NEW YORK (Reuters Life!) - Celebrity chef Vikas Khanna hopes his latest book and television show will inspire home chefs and children in his native India to express their culinary talents .
The 39-year-old, who was born and raised in the northern city of Amritsar, now lives and works in New York City where he opened his restaurant Junoon.
Known for his global spin on modern Indian cuisine, Khanna took over as host and judge of “MasterChef India,” which is beginning its second season this month.
Khanna spoke to Reuters about growing up in India, his new cookbook “Flavors First” and fasting during Ramadan, the Islamic month of fasting.
Q: Are there dishes in your new book that reflect the food you grew up eating?
A: “Most of the dishes in the beginning are from my grandmother. I feel the regions are not as important as the seasons. That is one thing I learned so much when I was in France. I used my grandmother’s tastes and concepts and took them to another level after I was taught by these chefs in the Western world.”
Q: What are your early food memories?
A: “One good thing about growing up with an extended family and not a very wealthy one was that there was very little privilege of going out to eat. It would have to be a very big occasion for us to be going out. But over here, it’s a way of life. Eating at home here is a big deal.”
Q: What is your idea of comfort food?
A: “I eat almost the same food every night. For me, it’s a bowl of lentils. Lentil is my meal of home, comfort, safety. It’s everything. It’s the common man’s food in India. I eat late, but I love eating that bowl of lentil sitting on the counter. It takes me an hour to finish eating it. Also I taste so much food all day long, but by the end when I’m finished with my shift, eating a bowl of lentils makes me so happy.”
Q: You hold meditation classes at your restaurant for your employees. Why?
A: “We all sit together in one room, all in the one posture, all in one mode, all in the same breathing mode. A lot of mediation is based on breathing — that is the greatest form of union. This is what connects us to each other. That’s what connects us to the divine. We can control our mind. We can control our anger just by breathing properly.”
Q: Why did you decide to become the host of the television show “Master Chef India”?
A: “The reason to do the show is to tell another child like me who grows up in a simple home that everything is possible. Remain positive. Remain focus. You work hard. There is no magic to it. Ultimately, it’s all energy. When you give good energy, you are going to attract certain energy, and I have been a total advocate of that.”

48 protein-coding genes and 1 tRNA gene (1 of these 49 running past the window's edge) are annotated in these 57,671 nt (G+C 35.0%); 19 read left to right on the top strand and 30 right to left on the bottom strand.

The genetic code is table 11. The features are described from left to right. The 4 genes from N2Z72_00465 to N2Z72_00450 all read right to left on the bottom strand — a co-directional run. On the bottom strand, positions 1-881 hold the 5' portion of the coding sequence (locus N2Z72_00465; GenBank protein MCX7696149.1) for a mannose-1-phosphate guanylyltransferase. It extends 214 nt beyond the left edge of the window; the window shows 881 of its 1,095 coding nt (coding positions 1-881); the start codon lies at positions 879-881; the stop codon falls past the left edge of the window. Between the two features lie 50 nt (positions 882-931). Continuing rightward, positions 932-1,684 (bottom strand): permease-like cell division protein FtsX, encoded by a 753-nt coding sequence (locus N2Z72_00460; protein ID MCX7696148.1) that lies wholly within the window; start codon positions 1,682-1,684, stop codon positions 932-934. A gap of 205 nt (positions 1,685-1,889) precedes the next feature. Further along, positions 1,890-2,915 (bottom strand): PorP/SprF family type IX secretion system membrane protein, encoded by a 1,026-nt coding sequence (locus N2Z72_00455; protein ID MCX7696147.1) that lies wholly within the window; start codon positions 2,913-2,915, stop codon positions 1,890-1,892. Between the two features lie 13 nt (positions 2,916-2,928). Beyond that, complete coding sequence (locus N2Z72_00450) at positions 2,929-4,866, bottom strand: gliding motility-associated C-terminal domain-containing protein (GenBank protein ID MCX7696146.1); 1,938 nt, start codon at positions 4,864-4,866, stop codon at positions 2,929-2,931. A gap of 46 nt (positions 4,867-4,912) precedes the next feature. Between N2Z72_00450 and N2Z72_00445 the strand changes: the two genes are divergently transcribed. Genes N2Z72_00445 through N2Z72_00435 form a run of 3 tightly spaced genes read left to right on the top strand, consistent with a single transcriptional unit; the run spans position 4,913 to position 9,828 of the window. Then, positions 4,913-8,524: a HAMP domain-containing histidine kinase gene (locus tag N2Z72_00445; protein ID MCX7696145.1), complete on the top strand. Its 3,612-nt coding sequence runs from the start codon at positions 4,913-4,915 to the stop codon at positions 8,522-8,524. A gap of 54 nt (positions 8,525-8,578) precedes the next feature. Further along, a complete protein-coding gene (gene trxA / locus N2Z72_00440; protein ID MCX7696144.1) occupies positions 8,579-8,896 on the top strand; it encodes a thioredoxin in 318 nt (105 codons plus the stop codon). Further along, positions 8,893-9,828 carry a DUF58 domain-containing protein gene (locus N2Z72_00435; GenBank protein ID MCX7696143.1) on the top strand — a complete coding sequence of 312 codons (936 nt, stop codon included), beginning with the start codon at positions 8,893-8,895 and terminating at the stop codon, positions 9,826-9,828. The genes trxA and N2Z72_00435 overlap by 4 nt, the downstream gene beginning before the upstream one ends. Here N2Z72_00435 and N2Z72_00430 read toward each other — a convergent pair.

Q: You just finished filming a documentary about food and Islam. What did you learn?
A: “The concept of fasting. Why has it become an institution? Why is it revered in the culture? What is the meaning of it? During this month I fasted myself. I fasted from morning to night because I wanted to be part of that union, even though I don’t belong to that faith.
“I just want to see what it feels like. It was so hard. You have to control yourself. It shows you the meaning tolerance. It shows you there are so many hungry people in the world. This is their regular life. When you eat food, it is so much more precious. I loved it. You had to wait for such a long time. Imagine a whole country breaking the fast together. It’s real union, real unity.”
Pear and Tamarind Chutney (Nashpati-Imli Chutney)
(Makes about 2 1/2 cups)
2 tablespoons vegetable oil
1 tablespoon black mustard seeds
4 firm-ripe pears, cored and cut into 1-inch cubes
1/2 teaspoon ground cinnamon
1/4 cup tamarind paste
1/2 cup sugar
1/2 teaspoon salt
1 cup water
1. Heat the oil over medium heat in a medium heavy-bottom pan with a lid. Add the mustard seeds and stir for one minute. Add the pears and cook until well coated with the seeds. Add the cinnamon, tamarind paste, sugar, salt, and water and bring to a boil. Reduce the heat and simmer, covered, until the pears are cooked through and the liquid is syrupy, about 20 minutes. Add additional water if required.
2. Remove from heat and let cool to room temperature, uncovered. Adjust salt to taste. Store, refrigerated, in an airtight container for up to two weeks.
Reporting by Richard Leong; editing by Patricia Reaney